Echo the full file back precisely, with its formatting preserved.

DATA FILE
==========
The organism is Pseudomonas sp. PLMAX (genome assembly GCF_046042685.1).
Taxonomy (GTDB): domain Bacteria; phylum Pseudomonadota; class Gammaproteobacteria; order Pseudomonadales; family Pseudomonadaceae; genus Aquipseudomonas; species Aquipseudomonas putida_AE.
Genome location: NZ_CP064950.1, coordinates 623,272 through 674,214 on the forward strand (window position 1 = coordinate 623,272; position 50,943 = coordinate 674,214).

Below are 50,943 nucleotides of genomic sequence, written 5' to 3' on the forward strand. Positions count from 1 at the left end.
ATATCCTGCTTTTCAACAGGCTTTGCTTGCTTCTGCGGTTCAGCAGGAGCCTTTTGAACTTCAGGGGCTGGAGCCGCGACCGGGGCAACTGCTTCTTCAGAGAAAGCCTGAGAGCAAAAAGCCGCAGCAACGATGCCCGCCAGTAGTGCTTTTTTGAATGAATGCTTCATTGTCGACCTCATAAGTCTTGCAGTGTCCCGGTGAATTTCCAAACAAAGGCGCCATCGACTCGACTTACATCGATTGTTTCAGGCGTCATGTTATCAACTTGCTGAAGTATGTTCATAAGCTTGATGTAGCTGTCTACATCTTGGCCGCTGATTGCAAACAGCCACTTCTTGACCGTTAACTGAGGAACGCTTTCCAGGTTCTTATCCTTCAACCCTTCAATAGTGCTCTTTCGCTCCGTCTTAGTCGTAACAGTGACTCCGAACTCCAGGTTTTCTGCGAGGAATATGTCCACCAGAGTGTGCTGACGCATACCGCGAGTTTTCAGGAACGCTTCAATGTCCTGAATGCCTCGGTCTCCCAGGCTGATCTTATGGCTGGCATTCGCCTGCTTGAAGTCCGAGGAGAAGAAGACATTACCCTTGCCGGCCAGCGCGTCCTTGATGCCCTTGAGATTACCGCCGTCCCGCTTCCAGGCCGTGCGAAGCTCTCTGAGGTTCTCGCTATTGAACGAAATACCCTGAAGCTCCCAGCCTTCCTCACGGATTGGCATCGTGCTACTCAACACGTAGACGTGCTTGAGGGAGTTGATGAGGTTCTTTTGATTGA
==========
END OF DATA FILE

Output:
The organism is Pseudomonas sp. PLMAX (genome assembly GCF_046042685.1).
Taxonomy (GTDB): domain Bacteria; phylum Pseudomonadota; class Gammaproteobacteria; order Pseudomonadales; family Pseudomonadaceae; genus Aquipseudomonas; species Aquipseudomonas putida_AE.
Genome location: NZ_CP064950.1, coordinates 623,272 through 674,214 on the forward strand (window position 1 = coordinate 623,272; position 50,943 = coordinate 674,214).

Below are 50,943 nucleotides of genomic sequence, written 5' to 3' on the forward strand. Positions count from 1 at the left end.
ATATCCTGCTTTTCAACAGGCTTTGCTTGCTTCTGCGGTTCAGCAGGAGCCTTTTGAACTTCAGGGGCTGGAGCCGCGACCGGGGCAACTGCTTCTTCAGAGAAAGCCTGAGAGCAAAAAGCCGCAGCAACGATGCCCGCCAGTAGTGCTTTTTTGAATGAATGCTTCATTGTCGACCTCATAAGTCTTGCAGTGTCCCGGTGAATTTCCAAACAAAGGCGCCATCGACTCGACTTACATCGATTGTTTCAGGCGTCATGTTATCAACTTGCTGAAGTATGTTCATAAGCTTGATGTAGCTGTCTACATCTTGGCCGCTGATTGCAAACAGCCACTTCTTGACCGTTAACTGAGGAACGCTTTCCAGGTTCTTATCCTTCAACCCTTCAATAGTGCTCTTTCGCTCCGTCTTAGTCGTAACAGTGACTCCGAACTCCAGGTTTTCTGCGAGGAATATGTCCACCAGAGTGTGCTGACGCATACCGCGAGTTTTCAGGAACGCTTCAATGTCCTGAATGCCTCGGTCTCCCAGGCTGATCTTATGGCTGGCATTCGCCTGCTTGAAGTCCGAGGAGAAGAAGACATTACCCTTGCCGGCCAGCGCGTCCTTGATGCCCTTGAGATTACCGCCGTCCCGCTTCCAGGCCGTGCGAAGCTCTCTGAGGTTCTCGCTATTGAACGAAATACCCTGAAGCTCCCAGCCTTCCTCACGGATTGGCATCGTGCTACTCAACACGTAGACGTGCTTGAGGGAGTTGATGAGGTTCTTTTGATTGA